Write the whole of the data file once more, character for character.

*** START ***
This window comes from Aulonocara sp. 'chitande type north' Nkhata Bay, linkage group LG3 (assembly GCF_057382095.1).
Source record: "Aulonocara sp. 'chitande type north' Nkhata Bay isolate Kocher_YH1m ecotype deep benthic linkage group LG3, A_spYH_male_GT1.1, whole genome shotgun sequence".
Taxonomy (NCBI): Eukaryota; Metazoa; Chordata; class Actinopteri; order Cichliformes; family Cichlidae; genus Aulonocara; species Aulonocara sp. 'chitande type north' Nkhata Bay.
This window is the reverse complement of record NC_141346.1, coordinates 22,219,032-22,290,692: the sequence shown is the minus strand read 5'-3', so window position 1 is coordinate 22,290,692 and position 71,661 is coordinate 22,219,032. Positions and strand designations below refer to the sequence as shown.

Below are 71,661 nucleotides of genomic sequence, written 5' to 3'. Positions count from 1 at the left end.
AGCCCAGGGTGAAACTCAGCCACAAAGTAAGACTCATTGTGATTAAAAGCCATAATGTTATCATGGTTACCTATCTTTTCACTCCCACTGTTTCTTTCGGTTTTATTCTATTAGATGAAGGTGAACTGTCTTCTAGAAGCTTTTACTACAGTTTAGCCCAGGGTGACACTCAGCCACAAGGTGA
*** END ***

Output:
This window comes from Aulonocara sp. 'chitande type north' Nkhata Bay, linkage group LG3 (assembly GCF_057382095.1).
Source record: "Aulonocara sp. 'chitande type north' Nkhata Bay isolate Kocher_YH1m ecotype deep benthic linkage group LG3, A_spYH_male_GT1.1, whole genome shotgun sequence".
Taxonomy (NCBI): Eukaryota; Metazoa; Chordata; class Actinopteri; order Cichliformes; family Cichlidae; genus Aulonocara; species Aulonocara sp. 'chitande type north' Nkhata Bay.
This window is the reverse complement of record NC_141346.1, coordinates 22,219,032-22,290,692: the sequence shown is the minus strand read 5'-3', so window position 1 is coordinate 22,290,692 and position 71,661 is coordinate 22,219,032. Positions and strand designations below refer to the sequence as shown.

Below are 71,661 nucleotides of genomic sequence, written 5' to 3'. Positions count from 1 at the left end.
AGCCCAGGGTGAAACTCAGCCACAAAGTAAGACTCATTGTGATTAAAAGCCATAATGTTATCATGGTTACCTATCTTTTCACTCCCACTGTTTCTTTCGGTTTTATTCTATTAGATGAAGGTGAACTGTCTTCTAGAAGCTTTTACTACAGTTTAGCCCAGGGTGACACTCAGCCACAAGGTGA